Healthy Prognosis: Pitt-Nazarbayev Medical School Partnership in Kazakhstan

Issue Date: 
February 15, 2016

In 2012, Nazarbayev University in the Republic of Kazakhstan selected Pitt to guide it in establishing a new medical school. Three years later—in August 2015—the Nazarbayev University School of Medicine (NUSOM) enrolled its inaugural class of 20 students. Now, the partnership is well under way—and expectations are high for the new medical school’s impact on the Central Asian region.

Pitt’s medical school helped to design and prepare the NUSOM curriculum. The school’s students, most of whom completed their undergraduate degrees at Nazarbayev, are taught in English by faculty recruited from Kazakhstan and globally—and Pitt-style research training is being woven into the four-year NUSOM medical-degree program.

The curriculum represents an entirely new way of training physicians in the Central Asian Republic, says Margaret McDonald, Pitt’s associate vice chancellor for academic affairs, health sciences. She has been a member of project development teams for many of Pitt’s global partnerships.  

During NUSOM’s opening ceremony last summer, McDonald addressed in her remarks the education and healthcare transformation Kazakhstan is poised to make—as well as the promise of a new generation of students. “You will become the first generation of physicians to practice a new model of care—one that is founded on evidence-based medicine; one that puts the patient and the patient’s family at the core of all you do; and one that, through research, advances new knowledge that will improve the lives of the patients in your care as well as contribute to the economic development of the republic through technology transfer.”  

NUSOM is not Kazakhstan’s only physician-training institute, but its Pitt-designed curriculum, which blends self-directed learning with more traditional teaching methods, makes it unique in the republic. One of the biggest differences with other Kazakhstan schools is NUSOM’s use of “standardized patients,” or real people coached to present the students with particular medical problems, says Ann Thompson, Pitt medical school vice dean. The process, standard in the U.S. and in most modern medical schools, helps students learn hands-on care, including how to interact with patients, conduct examinations, and take a patient’s medical history.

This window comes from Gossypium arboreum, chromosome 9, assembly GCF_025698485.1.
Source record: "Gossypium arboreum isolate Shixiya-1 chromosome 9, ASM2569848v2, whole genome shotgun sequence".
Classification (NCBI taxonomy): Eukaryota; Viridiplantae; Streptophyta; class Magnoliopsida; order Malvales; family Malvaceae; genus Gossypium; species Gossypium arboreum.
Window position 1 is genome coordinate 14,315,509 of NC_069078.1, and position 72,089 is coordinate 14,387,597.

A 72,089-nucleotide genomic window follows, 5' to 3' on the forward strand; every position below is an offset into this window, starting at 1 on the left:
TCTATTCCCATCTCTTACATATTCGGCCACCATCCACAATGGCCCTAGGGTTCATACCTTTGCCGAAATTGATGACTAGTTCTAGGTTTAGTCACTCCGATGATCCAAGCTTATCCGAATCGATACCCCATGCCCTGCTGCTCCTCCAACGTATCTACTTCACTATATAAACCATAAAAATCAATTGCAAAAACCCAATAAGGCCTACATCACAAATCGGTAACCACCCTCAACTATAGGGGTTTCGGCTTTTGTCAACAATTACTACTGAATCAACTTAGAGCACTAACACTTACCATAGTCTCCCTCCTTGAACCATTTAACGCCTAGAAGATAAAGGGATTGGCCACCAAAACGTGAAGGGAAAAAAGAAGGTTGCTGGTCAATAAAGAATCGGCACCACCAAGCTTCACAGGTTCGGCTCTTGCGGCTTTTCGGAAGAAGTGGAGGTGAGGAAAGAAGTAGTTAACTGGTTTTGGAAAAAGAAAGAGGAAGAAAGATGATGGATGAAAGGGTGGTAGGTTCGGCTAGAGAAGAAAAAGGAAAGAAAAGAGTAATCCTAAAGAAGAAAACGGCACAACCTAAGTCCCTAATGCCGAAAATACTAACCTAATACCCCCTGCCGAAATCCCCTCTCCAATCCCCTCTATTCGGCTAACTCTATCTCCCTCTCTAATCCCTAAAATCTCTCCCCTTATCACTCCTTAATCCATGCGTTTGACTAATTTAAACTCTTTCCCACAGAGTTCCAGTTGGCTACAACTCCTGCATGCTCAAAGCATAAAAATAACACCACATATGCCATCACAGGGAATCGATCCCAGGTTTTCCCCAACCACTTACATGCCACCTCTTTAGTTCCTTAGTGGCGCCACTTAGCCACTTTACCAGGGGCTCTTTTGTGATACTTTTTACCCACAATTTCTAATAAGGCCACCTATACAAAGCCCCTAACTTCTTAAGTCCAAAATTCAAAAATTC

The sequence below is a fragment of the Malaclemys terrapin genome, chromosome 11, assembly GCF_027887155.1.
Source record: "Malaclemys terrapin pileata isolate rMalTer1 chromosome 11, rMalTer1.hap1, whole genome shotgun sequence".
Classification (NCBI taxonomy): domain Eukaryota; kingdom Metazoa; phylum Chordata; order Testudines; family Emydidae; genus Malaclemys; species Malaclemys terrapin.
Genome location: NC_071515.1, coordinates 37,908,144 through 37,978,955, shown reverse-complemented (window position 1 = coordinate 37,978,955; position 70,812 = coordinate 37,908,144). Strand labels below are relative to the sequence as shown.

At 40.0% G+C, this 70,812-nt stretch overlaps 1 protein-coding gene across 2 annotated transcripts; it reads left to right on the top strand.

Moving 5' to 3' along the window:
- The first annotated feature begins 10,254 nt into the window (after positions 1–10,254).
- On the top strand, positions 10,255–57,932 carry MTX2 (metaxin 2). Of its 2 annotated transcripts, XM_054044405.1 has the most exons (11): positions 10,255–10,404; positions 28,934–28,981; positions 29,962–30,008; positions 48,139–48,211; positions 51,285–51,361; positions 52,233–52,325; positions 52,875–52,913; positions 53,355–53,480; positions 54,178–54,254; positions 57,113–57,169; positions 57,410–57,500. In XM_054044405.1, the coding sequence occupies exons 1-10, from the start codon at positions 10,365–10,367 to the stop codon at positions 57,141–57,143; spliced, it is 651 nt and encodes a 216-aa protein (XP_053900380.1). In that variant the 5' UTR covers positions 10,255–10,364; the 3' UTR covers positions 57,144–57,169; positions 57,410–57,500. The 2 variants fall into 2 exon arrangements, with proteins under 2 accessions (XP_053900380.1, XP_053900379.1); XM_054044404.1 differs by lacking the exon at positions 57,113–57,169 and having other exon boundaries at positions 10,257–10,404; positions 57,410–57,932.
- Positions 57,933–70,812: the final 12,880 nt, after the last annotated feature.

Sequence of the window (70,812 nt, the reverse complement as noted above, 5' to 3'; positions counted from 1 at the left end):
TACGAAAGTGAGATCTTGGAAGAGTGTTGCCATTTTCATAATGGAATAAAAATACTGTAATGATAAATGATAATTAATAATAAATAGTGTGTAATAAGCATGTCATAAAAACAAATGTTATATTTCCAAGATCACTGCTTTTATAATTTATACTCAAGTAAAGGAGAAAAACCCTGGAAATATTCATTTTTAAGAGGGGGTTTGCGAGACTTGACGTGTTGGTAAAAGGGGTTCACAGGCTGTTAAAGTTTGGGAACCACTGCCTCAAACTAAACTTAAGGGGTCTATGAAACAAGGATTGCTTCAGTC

The work with NUSOM represents the Pitt School of Medicine’s most ambitious partnership to date, as it continues to pursue opportunities to position itself as a leader in the global health arena. Pitt plans to use the linkage “to gain international experience, knowledge, and recognition for being able to collaborate with other institutions on global medical education,” Thompson says. 

She adds that, “some of the lessons learned from working with Nazarbayev can improve our own curriculum and help us maintain our excellence for the next generation of U.S. doctors.”

The Republic of Kazakhstan, formerly part of the Soviet Union, is the world’s ninth-largest nation in land mass. Its population of 18 million comprises about 100 different ethnic groups, of which Russians and Kazakhs are dominant. Its population is scattered across the vast country, so reaching the sick poses one of the greatest challenges for healthcare delivery in the republic.

“To better educate the students and support the faculty,” McDonald adds, “we are learning everything we can about the country, the resources that are available to support healthcare delivery, and about diseases in the region that can pose the greatest problems.” 

With its inaugural class under way, it will take time for the new medical school to build a critical mass of physicians to serve those areas with greatest need. Until then, the Pitt-Nazarbayev team is exploring how to train and use other providers, including nurses, to extend the reach of health care delivery to patients in remote places. Using telemedicine, Thompson says, may also be a good fit for the region.  

Expectations at NUSOM are high and plans are advancing for training physician-scientists who will lead in health care, medical education, and in research. 

That future looks bright, Thompson says. 

“With each Pitt team visit to the medical school to plan and advise, members come back impressed at how great a job is being done and how very capable and motivated the students are. The partnership has been a great pleasure for us.”